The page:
In the course of the planning conversation, it was also noted that I was the only white person and I was acting as host, in a position of power. I explained my goal was to be an ally and advocate ‘making space’ for this conversation to happen at Congress. To address this, we decided that I would say very little, that panellists would introduce themselves and they would continue one after the other with only a short introduction to the event and management of the discussion by myself. This was a great learning for me to about ‘making space’ for conversations such as this to take place, and for me to practice applying the principles of meditative inquiry I had been learning about from Dr. Kumar.
with Dr. Kumar
While I was still doing coursework for my PhD, I participated in the first of two conferences on meditative inquiry organized by Dr. Ashwani Kumar. I had taken Dr. Kumar’s course in the Fall 2020 and was very intrigued by his work related to meditative inquiry and how he was inspired by Indian philosopher and educator Jiddu Krishnamurti. In February 2021 I then attended a wonderful, online conference about Krishnamurti and the relevance of his teachings for ‘a world in crisis.’ The conference was very well organized for an online conference and I was able to attend all the events.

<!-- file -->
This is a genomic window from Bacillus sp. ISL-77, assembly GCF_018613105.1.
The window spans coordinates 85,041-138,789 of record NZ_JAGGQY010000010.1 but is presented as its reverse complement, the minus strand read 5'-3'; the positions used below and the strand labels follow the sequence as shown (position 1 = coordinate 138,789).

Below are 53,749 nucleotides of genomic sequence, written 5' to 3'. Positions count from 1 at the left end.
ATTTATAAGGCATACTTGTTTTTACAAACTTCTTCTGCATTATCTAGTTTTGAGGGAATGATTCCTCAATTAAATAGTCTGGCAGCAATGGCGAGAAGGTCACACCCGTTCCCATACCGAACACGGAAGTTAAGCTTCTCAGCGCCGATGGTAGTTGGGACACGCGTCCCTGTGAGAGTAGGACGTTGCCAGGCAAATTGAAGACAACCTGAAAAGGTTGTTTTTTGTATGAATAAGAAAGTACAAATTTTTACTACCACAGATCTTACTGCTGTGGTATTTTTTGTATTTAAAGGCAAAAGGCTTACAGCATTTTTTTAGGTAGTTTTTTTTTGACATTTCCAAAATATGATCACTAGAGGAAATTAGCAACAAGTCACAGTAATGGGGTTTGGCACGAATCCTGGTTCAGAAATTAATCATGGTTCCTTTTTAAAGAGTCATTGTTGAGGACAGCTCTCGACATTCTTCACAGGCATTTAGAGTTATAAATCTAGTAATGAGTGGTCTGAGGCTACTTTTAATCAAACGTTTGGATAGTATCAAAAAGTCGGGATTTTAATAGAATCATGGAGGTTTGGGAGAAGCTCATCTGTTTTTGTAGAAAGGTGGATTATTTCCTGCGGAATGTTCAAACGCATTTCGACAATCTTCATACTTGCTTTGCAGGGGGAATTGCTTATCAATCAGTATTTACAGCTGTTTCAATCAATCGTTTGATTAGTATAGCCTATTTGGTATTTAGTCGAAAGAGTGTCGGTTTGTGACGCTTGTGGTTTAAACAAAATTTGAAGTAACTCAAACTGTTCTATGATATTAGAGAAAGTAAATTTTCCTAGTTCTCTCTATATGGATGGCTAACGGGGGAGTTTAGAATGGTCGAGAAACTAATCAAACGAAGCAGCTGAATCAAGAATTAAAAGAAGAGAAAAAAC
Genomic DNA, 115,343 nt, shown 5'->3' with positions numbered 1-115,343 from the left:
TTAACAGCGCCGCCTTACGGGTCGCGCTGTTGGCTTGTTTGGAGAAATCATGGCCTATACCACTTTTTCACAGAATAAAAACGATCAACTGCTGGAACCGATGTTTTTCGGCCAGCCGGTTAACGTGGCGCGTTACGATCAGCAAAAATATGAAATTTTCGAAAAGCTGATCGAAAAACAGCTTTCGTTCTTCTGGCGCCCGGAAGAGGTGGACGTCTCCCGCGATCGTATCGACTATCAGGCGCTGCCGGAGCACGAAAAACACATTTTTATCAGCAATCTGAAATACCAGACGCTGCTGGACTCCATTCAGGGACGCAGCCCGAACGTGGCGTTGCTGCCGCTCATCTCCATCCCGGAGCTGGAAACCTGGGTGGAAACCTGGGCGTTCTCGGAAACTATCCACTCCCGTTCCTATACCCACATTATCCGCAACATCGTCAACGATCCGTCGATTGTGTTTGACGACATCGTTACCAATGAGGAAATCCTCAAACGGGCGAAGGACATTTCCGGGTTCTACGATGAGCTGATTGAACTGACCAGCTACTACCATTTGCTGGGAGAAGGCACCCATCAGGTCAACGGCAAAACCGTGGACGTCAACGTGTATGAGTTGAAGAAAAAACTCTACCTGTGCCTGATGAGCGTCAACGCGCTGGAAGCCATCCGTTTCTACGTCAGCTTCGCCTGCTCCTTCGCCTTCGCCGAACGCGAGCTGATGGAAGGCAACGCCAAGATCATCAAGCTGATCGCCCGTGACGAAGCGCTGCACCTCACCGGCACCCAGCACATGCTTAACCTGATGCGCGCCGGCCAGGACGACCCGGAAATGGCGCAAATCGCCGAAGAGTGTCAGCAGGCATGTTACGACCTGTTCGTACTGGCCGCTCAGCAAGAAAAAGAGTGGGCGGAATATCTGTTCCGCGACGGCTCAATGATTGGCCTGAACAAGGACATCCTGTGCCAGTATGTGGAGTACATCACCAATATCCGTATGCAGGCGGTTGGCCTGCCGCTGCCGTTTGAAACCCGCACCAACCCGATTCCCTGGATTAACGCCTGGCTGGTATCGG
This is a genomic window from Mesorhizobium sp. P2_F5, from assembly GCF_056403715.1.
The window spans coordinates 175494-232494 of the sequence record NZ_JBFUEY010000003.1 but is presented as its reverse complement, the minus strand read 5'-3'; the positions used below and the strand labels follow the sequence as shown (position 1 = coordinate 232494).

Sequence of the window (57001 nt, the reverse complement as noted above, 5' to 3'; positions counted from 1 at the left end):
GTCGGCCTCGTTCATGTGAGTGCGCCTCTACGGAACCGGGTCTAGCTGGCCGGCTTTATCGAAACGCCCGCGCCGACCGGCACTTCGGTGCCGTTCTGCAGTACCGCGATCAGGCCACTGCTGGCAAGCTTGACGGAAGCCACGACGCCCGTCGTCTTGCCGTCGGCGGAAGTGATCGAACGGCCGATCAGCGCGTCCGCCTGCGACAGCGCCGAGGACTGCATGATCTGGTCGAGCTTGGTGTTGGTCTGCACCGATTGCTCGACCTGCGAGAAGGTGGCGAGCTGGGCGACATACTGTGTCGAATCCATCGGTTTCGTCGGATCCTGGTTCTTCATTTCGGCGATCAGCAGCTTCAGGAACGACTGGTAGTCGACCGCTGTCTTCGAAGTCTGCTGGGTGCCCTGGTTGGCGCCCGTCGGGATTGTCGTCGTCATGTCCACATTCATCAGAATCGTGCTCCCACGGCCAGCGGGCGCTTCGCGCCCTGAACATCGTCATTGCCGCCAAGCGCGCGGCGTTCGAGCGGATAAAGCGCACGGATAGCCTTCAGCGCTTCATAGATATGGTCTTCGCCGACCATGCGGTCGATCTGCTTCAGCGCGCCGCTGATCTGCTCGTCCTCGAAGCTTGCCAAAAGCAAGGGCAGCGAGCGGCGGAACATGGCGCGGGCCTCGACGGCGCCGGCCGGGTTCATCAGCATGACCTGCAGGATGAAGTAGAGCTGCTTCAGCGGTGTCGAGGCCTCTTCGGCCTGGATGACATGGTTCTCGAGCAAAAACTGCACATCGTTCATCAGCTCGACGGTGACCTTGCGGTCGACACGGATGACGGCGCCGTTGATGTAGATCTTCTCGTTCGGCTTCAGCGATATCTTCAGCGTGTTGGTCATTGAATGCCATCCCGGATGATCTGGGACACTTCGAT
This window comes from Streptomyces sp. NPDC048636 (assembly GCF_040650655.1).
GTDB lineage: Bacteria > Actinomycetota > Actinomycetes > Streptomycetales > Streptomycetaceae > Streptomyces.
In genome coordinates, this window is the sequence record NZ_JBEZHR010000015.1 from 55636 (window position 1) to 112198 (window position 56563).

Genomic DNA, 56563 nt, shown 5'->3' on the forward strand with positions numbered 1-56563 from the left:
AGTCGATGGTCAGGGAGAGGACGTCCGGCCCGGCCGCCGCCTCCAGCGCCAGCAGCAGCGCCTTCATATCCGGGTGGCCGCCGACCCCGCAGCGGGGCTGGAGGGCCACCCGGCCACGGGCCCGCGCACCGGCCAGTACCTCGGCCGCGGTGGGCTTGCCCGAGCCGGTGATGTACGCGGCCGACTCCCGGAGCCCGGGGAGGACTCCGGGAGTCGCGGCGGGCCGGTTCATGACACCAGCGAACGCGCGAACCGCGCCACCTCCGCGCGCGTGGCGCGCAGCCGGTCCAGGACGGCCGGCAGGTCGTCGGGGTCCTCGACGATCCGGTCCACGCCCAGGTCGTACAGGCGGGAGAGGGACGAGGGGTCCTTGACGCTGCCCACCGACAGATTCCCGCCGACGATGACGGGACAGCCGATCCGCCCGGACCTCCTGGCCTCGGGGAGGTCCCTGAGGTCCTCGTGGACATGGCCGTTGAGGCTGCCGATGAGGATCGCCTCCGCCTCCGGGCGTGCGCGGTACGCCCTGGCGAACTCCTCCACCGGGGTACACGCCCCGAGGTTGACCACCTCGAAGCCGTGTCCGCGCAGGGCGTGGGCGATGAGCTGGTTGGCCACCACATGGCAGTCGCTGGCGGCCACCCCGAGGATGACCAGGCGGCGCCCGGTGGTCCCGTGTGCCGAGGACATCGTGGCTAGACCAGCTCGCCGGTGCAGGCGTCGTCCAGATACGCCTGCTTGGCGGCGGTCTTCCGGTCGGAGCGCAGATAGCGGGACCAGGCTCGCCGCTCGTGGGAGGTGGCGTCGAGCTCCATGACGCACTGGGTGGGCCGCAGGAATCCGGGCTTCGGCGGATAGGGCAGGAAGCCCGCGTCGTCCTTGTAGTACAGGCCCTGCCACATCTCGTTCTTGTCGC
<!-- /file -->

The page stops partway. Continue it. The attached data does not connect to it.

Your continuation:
I think because I seemed so keen on the conference and on learning more about Krishnamurti and meditative inquiry, Dr. Kumar approached me after the event about writing a review of the conference. I did and it was published in the first issue of a new journal called Holistic Education Review. This was a great opportunity for me to be published, even though it was not a peer-reviewed article. I appreciated the opportunity to reflect on the event and offer my perspective on the importance and value of it.
In early summer 2022, Dr. Kumar invited me to prepare a presentation for another conference he was organizing with some of my fellow students based on his new book called ‘Engaging with Meditative Inquiry in Teaching, Learning and Research.’ This event was held in August 2022, and I designed and offered a session on the application of Dr. Kumar’s ideas on meditative inquiry as a practitioner in community development. I had already mentioned to Dr. Kumar that I was interested in exploring how meditative inquiry could be used to enhance learning in community related to community development and/or social movement learning. These were my primary areas of a practice as an adult educator, and now a key area of interest as well for my PhD research.
The title of my presentation (starting at about 12:58 in this recording) was:
We Know What We're Against, But What Are We For?
Meditative Inquiry in Practice in Community
This was the abstract I wrote for my presentation as part of the conference: